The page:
Sucking Success Out of Minor Social Media Influencers: A Call for Testamentary Capacity Rights in Texas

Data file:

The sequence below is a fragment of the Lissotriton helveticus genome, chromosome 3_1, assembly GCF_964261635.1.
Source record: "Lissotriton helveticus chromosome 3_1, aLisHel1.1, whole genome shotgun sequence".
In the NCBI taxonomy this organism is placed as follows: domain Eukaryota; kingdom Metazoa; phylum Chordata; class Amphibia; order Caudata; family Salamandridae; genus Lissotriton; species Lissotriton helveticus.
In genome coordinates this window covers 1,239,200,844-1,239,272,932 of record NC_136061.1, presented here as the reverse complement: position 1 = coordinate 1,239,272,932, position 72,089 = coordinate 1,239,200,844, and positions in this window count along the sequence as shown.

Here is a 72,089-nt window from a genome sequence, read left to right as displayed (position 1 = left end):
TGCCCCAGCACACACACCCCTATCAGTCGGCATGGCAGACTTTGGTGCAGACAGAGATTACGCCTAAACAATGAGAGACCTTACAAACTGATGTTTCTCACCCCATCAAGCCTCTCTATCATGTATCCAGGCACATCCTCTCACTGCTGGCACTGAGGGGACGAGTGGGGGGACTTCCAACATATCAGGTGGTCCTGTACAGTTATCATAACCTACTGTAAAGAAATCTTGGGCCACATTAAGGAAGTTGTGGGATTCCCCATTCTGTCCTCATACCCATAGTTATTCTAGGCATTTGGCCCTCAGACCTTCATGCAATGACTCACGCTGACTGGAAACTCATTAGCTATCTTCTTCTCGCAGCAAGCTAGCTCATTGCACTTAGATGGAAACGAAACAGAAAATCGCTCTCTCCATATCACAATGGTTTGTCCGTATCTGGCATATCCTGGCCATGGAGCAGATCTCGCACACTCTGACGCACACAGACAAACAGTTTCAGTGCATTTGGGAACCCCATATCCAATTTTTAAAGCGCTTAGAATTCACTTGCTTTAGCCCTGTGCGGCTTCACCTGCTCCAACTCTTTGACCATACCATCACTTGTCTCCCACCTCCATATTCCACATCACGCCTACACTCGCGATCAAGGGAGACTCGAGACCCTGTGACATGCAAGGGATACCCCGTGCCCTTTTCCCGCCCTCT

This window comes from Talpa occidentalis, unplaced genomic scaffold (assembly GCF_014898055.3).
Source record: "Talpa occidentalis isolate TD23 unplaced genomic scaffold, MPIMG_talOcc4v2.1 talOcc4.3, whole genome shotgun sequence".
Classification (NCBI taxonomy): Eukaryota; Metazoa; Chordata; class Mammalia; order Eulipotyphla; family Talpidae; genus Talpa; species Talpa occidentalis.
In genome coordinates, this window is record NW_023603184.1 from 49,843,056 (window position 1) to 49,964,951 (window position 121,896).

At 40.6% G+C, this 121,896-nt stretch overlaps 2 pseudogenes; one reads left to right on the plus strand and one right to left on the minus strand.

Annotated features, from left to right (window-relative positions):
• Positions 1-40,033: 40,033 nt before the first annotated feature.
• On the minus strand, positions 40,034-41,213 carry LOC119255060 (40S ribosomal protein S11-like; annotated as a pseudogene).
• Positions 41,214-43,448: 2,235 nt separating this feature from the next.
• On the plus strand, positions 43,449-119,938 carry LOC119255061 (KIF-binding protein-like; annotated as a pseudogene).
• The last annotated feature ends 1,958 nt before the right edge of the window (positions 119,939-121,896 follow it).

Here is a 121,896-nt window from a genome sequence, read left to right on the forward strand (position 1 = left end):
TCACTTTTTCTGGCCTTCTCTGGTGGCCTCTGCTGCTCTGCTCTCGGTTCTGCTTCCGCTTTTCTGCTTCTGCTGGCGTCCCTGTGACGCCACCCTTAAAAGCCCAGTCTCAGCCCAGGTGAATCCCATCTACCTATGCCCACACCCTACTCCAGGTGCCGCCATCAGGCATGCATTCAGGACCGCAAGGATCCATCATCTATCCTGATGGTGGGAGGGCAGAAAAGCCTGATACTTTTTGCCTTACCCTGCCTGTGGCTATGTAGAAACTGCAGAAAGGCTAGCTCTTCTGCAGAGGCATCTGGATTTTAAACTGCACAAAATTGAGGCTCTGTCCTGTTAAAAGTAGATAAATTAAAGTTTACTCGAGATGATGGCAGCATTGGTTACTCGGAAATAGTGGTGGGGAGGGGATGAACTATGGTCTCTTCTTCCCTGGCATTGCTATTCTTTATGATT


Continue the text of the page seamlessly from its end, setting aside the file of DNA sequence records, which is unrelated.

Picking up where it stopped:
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Part II of this Comment dives into the historical background of the evolving testamentary capacity age by examining societal shifts. This portion highlights that the testamentary capacity age has historically adapted to fit the surrounding societal circumstances to demonstrate that the testamentary capacity age is not fixed. This section also discusses the current testamentary capacity standards as well as public policy supporting these issues. By doing so, the discussion emphasizes that current safeguards could be extended to protect the interest of commercially valuable minor social media influencers (CVMSMIs). The next section of this Comment, Part III, focuses on minors’ rights in other areas of the law. This portion supports the argument that current laws covering minors are applied inconsistently. These inconsistencies arise because minors are granted more rights in other areas of the law that are arguably more regulated than testamentary law. This means that the testamentary capacity requirements arbitrarily disregard the rights of minors, due to their age, while other areas of the law recognize the importance of providing exceptions to qualifying minors. Part IV of this Comment addresses and examines the current laws regarding digital assets, and specifically, dives deeper into Texas’s adopted approach. This examination of the laws governing current digital asset planning calls for the Texas legislature to provide an exception to a CVMSMI to execute a valid will. Without the ability to execute a valid will, minors’ heirs may not be able to access their digital assets, though the account is valuable. Part V of this Comment explains the valuation of social media accounts. This section addresses the problematic situation CVMSMIs are in, explaining what a social media influencer is and the impact they have on society. The information discussed illustrates the need for an exception applicable to CVMSMIs in testamentary capacity law. By doing so, this Comment discusses the inadequate, current options these minors have to protect their digital assets, including the compensation they receive from their digital assets. Finally, Part VI of this Comment proposes an additional safeguard of appointing a guardian ad litem for CVMSMIs to ensure the execution is in minors’ best interest and thus specifically calls for a change to Texas legislation. This Comment concludes by proposing a process that will not clog courts or result in unnecessary court costs. Therefore, Texas statutes should create an exception to the testamentary capacity age to allow CVMSMIs to create an estate plan when their digital assets are of commercial value.